- Old habits die hard. Britain is not the first country we’ve lived in where you need to pay for public broadcasting. Now, we haven’t owned a TV since 2002, and wouldn’t normally do this, but our lease requires us to get a TV licence just in case a rogue TV jumps in through the living room window and shows us some live BBC. It’s actually quite a convenient procedure to be done online (once you’ve figured out the full magic power of the postcode spell), but what really got me is that, while doing it online, you have an option of selecting and paying for a black-and-white TV licence. Wait, people still have those? Land of tradition, I guess.
- It’s the little things that get you. Or rather, what gets me is how tiny everything is. How in such a huge city with so many open spaces, people accept being compactly boxed into tiny houses and apartments with 2 metre wide back gardens and bedrooms where you can’t walk around the bed. Speaking of which…- Yes, and what’s wrong with it again? – Elle stares incredulously at me, and then back at the tiny piece of furniture.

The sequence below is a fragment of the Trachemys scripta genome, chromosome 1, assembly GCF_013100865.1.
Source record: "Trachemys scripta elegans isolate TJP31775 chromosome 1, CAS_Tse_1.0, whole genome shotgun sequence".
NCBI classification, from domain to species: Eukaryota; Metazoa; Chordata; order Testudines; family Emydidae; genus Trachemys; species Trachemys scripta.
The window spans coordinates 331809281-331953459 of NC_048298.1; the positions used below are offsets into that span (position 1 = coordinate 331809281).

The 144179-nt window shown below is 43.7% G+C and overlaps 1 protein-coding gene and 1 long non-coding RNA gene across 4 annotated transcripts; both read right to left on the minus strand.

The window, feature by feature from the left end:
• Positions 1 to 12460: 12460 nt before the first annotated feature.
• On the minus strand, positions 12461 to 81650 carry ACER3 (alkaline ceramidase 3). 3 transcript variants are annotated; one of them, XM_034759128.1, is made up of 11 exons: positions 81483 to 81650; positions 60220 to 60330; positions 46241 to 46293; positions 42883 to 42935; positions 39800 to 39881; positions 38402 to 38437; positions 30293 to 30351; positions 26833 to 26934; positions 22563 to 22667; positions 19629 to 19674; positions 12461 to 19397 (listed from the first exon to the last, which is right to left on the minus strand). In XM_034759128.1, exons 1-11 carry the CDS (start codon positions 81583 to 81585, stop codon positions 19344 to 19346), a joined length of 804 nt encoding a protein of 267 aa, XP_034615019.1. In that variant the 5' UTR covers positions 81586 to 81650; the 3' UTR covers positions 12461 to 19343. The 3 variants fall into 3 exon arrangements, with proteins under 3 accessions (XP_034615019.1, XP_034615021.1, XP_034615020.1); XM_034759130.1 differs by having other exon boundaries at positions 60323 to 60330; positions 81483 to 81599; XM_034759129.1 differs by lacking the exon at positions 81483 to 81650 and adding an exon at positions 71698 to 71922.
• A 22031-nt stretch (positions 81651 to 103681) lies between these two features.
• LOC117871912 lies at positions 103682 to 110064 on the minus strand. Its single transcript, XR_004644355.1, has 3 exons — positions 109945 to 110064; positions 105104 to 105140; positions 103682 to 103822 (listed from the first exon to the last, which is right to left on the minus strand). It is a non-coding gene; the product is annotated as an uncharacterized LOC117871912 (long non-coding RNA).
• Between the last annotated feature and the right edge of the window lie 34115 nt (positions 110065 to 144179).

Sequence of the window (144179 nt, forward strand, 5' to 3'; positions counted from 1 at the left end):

– The contract said “a double bed”, – I insist, although her bewildered look tells me that on this planet, I’m not making any sense. I can distinctly remember the last time I slept in a bed this size – it was junior year in college.
– But it is…
– All right, can you please just remove it so we can buy our own?
A smile! We’re getting somewhere. The next day, IKEA enlightens me as to the fact that 135cm actually is the width of a standard double bed (last time I checked, this country was not inhabited by hobbits, but who knows?), and what I’m looking for is a European King Size that they don’t stock in store, and it has to be ordered online from their central warehouse. Needless to say, I immediately feel like European royalty. When it arrives in 2 weeks’ time, I will also feel like a proper Londoner knowing that there is barely any space in our bedroom to walk around the bed.